"We got rid of all the bells and whistles."
Jenna Goebig, a graduate student in business and architecture at the University of Illinois, visited India this winter as part of the Subsistence Marketplaces class.

My team is developing a disaster relief shelter. We were in a village outside Chennai, interviewing a young man who survived the 2004 tsunami. He lost both his parents. Their home was gone. He and his brother had nothing. We asked what he would have saved if he could have. What were his prized possessions? My prized possessions are things that preserve memories or the past. He said he would have saved two things: his ration card, so he could get food, and proof that he had graduated the 10th grade, so he could qualify for higher education or skills training. There are no official copies of these things, so when they're gone, they're gone. He had to go through so much hardship to get them replaced.

We brought along a camping tent to see how they would approach assembling something they'd never seen before. There is very low or no literacy, so we created a manual that used only colors and images—no words or numbers. But they had no experience with instructions. To them, it was completely abstract. What they wanted was a really good, detailed photo of the finished tent. They could figure it out from there. We also assumed two people would be assembling it. In the United States, we are used to working independently. But suddenly, all these people came running to help them out. And we realized what a communal society they were.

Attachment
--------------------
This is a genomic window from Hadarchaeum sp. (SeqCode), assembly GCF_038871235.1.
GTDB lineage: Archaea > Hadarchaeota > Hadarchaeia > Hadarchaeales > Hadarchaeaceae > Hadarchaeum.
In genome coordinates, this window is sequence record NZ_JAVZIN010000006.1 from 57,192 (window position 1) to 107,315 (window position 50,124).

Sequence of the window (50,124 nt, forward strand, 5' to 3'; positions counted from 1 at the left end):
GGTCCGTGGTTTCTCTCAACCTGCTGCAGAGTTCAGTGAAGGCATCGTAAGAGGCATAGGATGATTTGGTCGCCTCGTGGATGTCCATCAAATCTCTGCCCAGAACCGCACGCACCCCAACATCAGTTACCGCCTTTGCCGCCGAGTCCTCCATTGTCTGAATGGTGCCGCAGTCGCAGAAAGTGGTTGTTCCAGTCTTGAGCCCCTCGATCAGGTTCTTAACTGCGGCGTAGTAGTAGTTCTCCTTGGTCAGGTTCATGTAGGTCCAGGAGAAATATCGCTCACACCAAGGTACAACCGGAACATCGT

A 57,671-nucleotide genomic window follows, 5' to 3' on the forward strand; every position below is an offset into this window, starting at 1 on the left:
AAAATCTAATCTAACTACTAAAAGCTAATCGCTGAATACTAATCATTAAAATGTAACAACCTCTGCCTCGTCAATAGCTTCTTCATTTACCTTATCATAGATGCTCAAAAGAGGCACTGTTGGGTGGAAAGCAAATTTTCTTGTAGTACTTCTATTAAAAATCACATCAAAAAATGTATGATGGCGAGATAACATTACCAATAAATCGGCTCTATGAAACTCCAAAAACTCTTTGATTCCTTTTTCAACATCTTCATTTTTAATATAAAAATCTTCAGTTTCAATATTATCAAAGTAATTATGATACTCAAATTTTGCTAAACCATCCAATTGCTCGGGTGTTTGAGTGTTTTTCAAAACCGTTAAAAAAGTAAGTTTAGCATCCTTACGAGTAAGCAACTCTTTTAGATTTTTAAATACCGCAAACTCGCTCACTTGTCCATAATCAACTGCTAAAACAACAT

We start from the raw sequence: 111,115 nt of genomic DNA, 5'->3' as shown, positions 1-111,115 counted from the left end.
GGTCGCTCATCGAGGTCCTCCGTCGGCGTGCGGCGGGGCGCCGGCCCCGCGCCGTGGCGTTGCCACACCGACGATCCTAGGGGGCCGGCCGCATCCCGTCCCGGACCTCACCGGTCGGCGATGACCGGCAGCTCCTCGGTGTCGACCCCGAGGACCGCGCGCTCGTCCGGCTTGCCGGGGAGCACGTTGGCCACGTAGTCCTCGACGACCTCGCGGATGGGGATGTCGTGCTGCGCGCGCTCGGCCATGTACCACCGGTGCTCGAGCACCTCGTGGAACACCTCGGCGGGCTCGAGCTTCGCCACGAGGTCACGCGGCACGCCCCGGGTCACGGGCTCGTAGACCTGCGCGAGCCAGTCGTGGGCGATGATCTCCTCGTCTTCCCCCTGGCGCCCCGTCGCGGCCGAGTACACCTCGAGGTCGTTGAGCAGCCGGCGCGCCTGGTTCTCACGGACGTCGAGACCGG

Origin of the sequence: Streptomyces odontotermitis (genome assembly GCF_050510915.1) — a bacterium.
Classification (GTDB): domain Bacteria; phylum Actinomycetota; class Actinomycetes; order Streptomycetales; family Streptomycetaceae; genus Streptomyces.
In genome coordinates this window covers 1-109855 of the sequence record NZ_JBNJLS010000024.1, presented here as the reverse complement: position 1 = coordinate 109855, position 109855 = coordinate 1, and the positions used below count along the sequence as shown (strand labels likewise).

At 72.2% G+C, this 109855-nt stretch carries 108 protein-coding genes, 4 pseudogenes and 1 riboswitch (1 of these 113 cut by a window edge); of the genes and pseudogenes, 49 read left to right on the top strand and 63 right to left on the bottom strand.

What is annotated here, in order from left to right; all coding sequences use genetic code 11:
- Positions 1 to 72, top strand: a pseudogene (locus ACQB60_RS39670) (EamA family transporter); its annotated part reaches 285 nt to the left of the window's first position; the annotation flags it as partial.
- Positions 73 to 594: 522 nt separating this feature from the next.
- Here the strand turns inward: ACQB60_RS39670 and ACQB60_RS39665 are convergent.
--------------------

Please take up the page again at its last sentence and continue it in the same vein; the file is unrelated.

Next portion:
Prior to the trip, we thought about using technologies like solar panels, and UV rays to sanitize water. After, we got rid of all the bells and whistles and brought it down to a simpler level. You cannot design products and services for these markets unless you spend time in the contexts in which they'll be used.